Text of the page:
By January 23, 2019 0 Comments Read More →

LA Phil – Itzhak Perlman ‘In the Fiddler’s House’

Part of Colburn Celebrity 2 Series.

Perlman and Netsky’s In the Fiddler’s House was a Jewish Gem of a Jam! This one night only performance was a combination of ethnic soul and get-up-and dance Hava Nagila. In fact, through the marvelous fusion of sounds and genres, I believe I did hear a bar or two of the infamous Jewish wedding staple. The exquisite and internationally loved reigning virtuoso of the violin, Itzhak Perlman in collaboration with Hankus Netsky, rocked the house with a concert that was uniquely personal and intimate. Netsky, founder and director of the Klezmer Conservatory Band, an internationally renowned Yiddish music ensemble is a multi-instrumentalist, composer and ethnomusicologist.

In 1995, Perlman released his album In the Fiddler’s House a collection of traditional klezmer. Bringing this live to an audience was evidently a joy to Perlman – he was beaming from inside out. Introducing songs that he played at both his daughter and son’s weddings was very heartwarming.

Netsky, the program’s music director took us on a journey back in time from the shtetls of Eastern Europe where klezmer originated and was performed at happy events, especially weddings since the early middle age. Netsky was energetic as he bobbed on stage from playing the piano to saxophone and conducting — all wonderfully.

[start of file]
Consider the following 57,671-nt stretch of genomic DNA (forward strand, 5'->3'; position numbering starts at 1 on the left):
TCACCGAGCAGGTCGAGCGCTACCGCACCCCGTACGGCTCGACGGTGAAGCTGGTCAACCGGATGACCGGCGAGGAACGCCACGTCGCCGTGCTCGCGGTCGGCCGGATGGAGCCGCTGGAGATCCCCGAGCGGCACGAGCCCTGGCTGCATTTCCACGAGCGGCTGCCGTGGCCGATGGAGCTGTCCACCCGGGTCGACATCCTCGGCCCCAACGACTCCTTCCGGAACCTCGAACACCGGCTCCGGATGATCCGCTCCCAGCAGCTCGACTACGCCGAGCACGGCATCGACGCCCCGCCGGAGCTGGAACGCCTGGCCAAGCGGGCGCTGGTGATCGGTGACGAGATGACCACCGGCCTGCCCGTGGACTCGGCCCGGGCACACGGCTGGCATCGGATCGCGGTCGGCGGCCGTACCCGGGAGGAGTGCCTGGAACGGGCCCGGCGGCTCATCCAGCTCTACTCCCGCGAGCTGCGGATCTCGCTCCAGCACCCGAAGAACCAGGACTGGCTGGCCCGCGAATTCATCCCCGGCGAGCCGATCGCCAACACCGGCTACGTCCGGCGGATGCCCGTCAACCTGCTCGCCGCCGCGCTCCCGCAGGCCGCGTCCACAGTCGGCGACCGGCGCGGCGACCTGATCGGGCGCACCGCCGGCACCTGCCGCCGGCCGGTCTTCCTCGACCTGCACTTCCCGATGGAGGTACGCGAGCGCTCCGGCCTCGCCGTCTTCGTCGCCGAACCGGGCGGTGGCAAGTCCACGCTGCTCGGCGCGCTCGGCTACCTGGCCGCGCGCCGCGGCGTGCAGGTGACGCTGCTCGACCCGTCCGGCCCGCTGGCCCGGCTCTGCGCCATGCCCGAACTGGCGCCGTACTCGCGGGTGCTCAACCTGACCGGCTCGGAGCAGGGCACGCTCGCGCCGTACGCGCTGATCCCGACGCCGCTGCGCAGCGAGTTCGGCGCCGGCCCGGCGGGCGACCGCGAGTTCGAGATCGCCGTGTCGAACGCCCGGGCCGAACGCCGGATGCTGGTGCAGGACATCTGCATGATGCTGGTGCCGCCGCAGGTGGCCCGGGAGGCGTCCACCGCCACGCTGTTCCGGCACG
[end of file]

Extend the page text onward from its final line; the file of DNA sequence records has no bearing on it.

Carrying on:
Today, you can not mention klezmer without Andy Statman, known for his wide range of ethnic music, and fusing bluegrass, klezmer and jazz. He is a master on the mandolin and one of the evenings highlights was a duet with Perlman which was electrifying, Tate Mama Tantz — a fusion of violin and mandolin that blended superbly. Statman was a Grammy Awards nominee in the Best Country Instrumental Performance category for his rendition of Bill Monroe’s “Rawhide”.

Another highlight was the soulful rendition of Shalom Aleichem (or Waltz for Ari). A traditional Jewish song to bring forth angels on the eve of the Sabbath. From this intimate rendition, Perlman and Netsky transitioned into songs you would hear at a Jewish wedding. I could lip-read Perlman’s “loud” when he turned to Andy Statman (seated next to him). The audience was instructed to stand, clap along and dance in the aisle – and they did!

Andy Statman

Hankus Netsky









On stage were musicians Michael Alpert (vocals/accordion/guitar/violin), Lorin Sklamberg (vocals/accordion), Judy Bressler (vocals/percussion), and Frank London (trumpet).

Members of the Brave Old World and Klezmer Conservatory Band include Ilene Stahl (clarinet), Mark Berney (trumpet), Mark Hamilton (trombone), Jim Guttmann (bass), Grantley Smith (drums), Pete Rushefsky (bass clarinet/tsimbl).

It was a great evening of ethnic inclusiveness that one can surmise its importance to Perlman and Netsky. Keeping the old traditions alive and accessible to new audiences is indeed valuable and obligatory to avoid extinction. It was a treat for fans to see the beloved Perlman celebrating his roots on stage through music.

This concert was on January 20, 2019 at Walt Disney Concert Hall.

More Information on LA Phil

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